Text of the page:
On Wednesday, a disappointing GDP report showed that the nation's economic output only increased at an annualized rate of 0.1 percent last quarter. In other words, it nearly ground to a halt, after a few quarters of looking at least semi-healthy.
But those sorts of individual-quarter GDP charts miss the bigger picture: that this recovery is truly, phenomenally disappointing. Economists Atif Mian, professor of economics and public policy at Princeton University, and Amir Sufi, professor of finance at the University of Chicago's Booth School of Business, show this in a new post today on their House of Debt blog.
It's no secret, of course, that this recession and recovery has been ugly. But this shows it goes beyond that; the last six years have been abysmal.
But what's even even more unsettling is that no one really knows why that growth has been so maddeningly slow.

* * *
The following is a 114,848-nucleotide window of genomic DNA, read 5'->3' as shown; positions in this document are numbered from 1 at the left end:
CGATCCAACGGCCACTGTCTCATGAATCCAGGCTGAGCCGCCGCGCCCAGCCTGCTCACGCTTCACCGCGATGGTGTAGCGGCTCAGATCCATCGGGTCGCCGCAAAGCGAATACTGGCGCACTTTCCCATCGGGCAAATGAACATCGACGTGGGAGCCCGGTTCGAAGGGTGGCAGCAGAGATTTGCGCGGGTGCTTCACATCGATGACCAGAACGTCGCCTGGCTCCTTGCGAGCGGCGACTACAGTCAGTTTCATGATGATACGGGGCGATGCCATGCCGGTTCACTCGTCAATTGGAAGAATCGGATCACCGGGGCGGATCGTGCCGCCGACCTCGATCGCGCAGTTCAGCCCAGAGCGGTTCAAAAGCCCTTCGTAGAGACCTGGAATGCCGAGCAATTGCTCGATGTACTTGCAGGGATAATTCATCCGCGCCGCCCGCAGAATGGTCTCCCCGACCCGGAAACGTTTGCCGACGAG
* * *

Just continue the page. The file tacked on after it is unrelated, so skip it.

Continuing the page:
"Why has the recovery been so dismal? This has to be one of the central research questions for macroeconomics going forward," write Sufi and Mian.
Theories abound, of course: the authors include demographic shifts, policy uncertainty, and tight fiscal policy as possible explanations, and even in another post try to break it down by segments of the economy. Others have said automation, which reduces the need for workers, has contributed. Christina Romer and David Romer blame excessively complacent monetary policy. Carmen Reinhart and Kenneth Rogoff say that the recovery really isn't that slow compared to other major financial crises.
Then again, given the long recovery, it's not really a surprise that the reason for the slow recovery isn't known. If we knew that, we might be much farther out of the doldrums by now.